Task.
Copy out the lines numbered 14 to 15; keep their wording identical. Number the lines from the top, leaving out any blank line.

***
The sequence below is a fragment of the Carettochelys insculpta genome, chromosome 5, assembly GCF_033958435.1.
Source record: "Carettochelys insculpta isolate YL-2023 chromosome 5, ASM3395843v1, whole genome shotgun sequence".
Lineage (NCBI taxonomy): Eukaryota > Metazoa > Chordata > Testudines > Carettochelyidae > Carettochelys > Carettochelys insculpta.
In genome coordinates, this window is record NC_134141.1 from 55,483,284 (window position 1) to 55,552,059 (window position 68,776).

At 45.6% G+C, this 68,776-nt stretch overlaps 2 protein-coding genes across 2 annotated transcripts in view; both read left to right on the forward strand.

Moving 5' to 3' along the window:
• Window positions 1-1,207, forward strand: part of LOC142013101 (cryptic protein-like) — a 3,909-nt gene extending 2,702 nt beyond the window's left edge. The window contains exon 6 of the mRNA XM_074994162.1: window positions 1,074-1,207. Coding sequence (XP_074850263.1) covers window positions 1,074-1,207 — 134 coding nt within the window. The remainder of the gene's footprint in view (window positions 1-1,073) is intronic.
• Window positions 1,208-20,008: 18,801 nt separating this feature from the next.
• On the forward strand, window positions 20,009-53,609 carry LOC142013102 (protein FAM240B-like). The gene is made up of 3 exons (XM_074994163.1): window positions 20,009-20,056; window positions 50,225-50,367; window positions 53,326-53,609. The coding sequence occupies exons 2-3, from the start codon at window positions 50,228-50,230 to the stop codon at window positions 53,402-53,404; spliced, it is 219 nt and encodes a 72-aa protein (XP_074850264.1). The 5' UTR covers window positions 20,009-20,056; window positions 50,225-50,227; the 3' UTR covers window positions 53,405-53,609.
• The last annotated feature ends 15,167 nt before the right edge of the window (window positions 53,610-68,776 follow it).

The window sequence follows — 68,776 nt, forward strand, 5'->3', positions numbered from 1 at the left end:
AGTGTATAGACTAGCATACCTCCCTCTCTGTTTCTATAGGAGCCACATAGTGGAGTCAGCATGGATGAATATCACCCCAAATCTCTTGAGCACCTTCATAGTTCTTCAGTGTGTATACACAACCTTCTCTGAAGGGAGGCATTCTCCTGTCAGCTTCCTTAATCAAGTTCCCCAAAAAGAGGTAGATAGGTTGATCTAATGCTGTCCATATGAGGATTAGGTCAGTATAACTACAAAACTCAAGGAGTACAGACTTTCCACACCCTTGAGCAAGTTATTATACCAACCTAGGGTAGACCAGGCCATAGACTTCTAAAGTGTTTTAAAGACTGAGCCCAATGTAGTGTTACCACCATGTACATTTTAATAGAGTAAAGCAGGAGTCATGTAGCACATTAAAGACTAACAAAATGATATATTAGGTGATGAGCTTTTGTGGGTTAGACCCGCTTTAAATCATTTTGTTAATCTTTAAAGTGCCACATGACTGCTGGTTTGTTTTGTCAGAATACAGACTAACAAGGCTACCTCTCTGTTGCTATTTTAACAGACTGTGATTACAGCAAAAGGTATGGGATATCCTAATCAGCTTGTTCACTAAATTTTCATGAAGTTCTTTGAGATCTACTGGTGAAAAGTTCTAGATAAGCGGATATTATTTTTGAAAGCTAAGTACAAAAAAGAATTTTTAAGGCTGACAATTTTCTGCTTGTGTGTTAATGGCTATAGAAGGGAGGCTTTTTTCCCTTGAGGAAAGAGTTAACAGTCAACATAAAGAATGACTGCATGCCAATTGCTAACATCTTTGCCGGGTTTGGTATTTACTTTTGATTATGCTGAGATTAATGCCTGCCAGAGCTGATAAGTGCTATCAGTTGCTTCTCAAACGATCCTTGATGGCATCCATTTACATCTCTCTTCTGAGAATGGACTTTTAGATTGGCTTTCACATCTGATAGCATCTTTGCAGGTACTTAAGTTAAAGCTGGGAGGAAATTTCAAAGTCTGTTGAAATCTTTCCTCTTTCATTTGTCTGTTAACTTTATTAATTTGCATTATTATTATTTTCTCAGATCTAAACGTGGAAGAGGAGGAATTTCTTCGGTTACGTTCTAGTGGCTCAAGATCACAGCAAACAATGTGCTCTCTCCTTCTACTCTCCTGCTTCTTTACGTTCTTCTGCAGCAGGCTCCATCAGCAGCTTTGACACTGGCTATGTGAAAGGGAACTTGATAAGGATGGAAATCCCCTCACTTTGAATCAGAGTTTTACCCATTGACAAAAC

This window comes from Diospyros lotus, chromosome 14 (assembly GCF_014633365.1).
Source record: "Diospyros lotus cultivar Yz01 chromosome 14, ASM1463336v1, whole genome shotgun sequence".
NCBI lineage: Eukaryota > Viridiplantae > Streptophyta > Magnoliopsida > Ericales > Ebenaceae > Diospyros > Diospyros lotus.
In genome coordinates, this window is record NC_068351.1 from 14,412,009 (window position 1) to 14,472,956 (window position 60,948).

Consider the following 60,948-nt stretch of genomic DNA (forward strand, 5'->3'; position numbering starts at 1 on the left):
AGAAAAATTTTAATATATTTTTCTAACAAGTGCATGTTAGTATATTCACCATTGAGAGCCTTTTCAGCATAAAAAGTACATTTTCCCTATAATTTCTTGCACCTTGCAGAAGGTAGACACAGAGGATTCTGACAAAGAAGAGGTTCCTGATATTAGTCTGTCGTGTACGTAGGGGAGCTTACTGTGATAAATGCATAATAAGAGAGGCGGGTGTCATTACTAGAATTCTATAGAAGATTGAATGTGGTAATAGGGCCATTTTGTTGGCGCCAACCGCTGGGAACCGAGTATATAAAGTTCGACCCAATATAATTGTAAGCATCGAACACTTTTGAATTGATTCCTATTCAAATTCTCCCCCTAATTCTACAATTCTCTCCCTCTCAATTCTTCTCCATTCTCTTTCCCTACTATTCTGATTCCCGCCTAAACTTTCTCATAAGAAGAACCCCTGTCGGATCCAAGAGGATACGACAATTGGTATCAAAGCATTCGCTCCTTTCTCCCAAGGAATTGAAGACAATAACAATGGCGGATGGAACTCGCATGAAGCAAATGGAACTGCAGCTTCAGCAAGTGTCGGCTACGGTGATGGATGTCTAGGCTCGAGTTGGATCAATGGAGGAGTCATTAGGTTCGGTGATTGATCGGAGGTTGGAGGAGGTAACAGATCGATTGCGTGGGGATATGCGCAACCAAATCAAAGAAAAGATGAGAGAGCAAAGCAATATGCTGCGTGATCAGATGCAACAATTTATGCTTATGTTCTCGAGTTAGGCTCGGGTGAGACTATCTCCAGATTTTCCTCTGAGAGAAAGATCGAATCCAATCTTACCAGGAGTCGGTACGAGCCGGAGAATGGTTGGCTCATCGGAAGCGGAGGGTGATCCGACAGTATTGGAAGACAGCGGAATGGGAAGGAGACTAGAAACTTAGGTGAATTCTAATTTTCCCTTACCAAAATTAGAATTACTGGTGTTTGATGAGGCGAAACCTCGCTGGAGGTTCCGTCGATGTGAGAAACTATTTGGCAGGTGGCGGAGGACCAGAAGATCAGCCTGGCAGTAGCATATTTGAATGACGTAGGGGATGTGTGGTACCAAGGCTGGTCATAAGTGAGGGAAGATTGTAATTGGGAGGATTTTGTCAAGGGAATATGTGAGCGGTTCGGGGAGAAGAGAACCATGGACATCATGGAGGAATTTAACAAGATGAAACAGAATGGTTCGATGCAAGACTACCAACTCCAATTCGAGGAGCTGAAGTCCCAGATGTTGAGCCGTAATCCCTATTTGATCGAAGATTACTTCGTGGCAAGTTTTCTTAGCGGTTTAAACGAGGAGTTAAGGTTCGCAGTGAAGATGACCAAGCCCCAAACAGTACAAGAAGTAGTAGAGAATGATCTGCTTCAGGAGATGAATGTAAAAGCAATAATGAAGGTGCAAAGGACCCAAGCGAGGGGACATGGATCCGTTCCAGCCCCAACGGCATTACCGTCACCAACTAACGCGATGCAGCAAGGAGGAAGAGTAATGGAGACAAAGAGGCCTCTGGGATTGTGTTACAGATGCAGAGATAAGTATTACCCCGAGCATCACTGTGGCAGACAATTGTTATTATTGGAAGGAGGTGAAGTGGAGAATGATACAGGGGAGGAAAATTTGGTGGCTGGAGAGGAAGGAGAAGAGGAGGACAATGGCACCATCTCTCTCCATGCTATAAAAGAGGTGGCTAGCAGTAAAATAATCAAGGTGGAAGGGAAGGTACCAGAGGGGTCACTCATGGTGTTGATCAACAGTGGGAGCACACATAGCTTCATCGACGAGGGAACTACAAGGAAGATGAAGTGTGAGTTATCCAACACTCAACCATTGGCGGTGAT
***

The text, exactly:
Source record: "Diospyros lotus cultivar Yz01 chromosome 14, ASM1463336v1, whole genome shotgun sequence".
NCBI lineage: Eukaryota > Viridiplantae > Streptophyta > Magnoliopsida > Ericales > Ebenaceae > Diospyros > Diospyros lotus.